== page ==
Industry urges Ottawa to clarify B-20’s purpose before making changes

Industry urges Ottawa to clarify B-20’s purpose before making changes

Industry urges Ottawa to clarify B-20’s purpose before making changes

Amid calls for relaxing some of the B-20 provisions, the federal government should clarify what the ultimate goals of the regulations are prior to any adjustments, Equitable Bank’s Andrew Moor argued.

“I think before you start tweaking, you’ve got to try and understand what the regulators are trying to achieve,” the Equitable Group CEO said last week.

“It’s not entirely clear what the regulators are trying to achieve, frankly,” he added. “While this was laid out as an OSFI initiative — and it is an OSFI initiative — it’s got broader policy implications for housing at the federal government level.”

One aspect of B-20 that Ottawa should address is the significant impact upon particular sectors.

“My concern about B-20 and the stress test generally is that I think it potentially disadvantages certain groups of people from buying houses in the communities where we’d all like to live, and it makes it easier for people on a salary to buy a house compared to people who are self-employed,” he stated in an interview with the Financial Post.

Earlier this year, the Canada Mortgage and Housing Corp. defended the price deceleration brought about by the policy regime as a “helpful intended consequence.”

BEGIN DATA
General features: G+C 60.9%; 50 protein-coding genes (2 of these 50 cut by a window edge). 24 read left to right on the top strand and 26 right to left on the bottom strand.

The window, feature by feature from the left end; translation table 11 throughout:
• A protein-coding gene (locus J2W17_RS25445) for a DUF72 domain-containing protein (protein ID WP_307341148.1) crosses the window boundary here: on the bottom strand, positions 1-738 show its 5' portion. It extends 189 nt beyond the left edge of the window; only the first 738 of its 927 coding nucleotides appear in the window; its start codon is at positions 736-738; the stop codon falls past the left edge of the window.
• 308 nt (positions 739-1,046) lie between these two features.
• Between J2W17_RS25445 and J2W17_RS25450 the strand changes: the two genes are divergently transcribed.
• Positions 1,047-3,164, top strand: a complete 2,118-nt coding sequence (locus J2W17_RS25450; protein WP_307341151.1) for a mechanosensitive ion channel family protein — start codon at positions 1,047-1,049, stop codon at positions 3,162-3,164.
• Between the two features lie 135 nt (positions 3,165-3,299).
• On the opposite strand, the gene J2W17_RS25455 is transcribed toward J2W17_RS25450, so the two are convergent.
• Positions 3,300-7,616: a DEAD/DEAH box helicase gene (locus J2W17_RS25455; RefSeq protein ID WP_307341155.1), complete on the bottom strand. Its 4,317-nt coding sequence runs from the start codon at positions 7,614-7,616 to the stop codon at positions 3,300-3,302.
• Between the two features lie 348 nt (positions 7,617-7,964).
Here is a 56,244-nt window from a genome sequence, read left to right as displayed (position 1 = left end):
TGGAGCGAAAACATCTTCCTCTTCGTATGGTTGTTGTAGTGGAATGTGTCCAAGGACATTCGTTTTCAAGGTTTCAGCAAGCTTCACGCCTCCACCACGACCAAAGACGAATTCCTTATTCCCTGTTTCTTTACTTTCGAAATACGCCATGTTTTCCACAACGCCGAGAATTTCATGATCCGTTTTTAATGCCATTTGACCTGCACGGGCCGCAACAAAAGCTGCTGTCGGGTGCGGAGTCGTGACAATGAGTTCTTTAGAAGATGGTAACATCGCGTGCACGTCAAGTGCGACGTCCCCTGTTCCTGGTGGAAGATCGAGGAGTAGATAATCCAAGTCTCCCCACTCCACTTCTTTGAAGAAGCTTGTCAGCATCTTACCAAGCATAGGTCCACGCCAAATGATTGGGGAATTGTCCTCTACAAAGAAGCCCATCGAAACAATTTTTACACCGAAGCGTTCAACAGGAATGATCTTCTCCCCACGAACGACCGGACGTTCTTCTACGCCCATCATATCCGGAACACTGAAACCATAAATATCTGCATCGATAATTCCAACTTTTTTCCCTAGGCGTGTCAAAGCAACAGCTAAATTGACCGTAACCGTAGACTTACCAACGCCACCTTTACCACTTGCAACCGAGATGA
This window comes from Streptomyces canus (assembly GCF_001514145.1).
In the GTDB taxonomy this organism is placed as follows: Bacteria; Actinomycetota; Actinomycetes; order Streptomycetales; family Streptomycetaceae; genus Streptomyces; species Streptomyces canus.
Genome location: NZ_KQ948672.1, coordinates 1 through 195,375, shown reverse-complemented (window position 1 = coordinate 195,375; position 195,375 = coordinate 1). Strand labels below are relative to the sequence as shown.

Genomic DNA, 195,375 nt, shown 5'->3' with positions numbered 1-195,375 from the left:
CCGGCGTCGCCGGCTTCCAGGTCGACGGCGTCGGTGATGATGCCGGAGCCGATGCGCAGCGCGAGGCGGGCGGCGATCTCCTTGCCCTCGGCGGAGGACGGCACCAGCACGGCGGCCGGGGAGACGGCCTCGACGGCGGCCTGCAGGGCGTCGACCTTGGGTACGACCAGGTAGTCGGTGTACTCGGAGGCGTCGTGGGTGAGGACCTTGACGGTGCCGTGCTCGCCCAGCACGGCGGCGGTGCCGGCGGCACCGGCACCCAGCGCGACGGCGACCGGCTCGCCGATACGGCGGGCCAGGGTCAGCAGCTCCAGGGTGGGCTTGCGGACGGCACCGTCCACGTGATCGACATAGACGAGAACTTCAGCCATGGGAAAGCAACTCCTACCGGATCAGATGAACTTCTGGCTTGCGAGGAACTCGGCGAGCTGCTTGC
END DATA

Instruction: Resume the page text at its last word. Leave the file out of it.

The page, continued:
In late June, the Bank of Canada lowered the five-year benchmark qualifying rate from 5.34% to 5.19%. This was the first cut since September 2016.

However, industry players noted that any positive impact remains to be seen.

“It allows someone purchasing to buy a little bit more but it’s not that significant,” Mortgages of Canada CEO Samantha Brookes told CBC News. “Consumers are in this wait-and-see pattern — it’s still difficult to get into the market because that stress test is there.”

“This 15-basis point drop in the qualifying rate will not turn the housing market around in the hardest-hit regions, but it will be an incremental positive psychological boost for buyers,” Dominion Lending Centres chief economist Sherry Cooper wrote in an analysis. “It should also counter, in some small part, what’s been the slowest lending growth in five years.”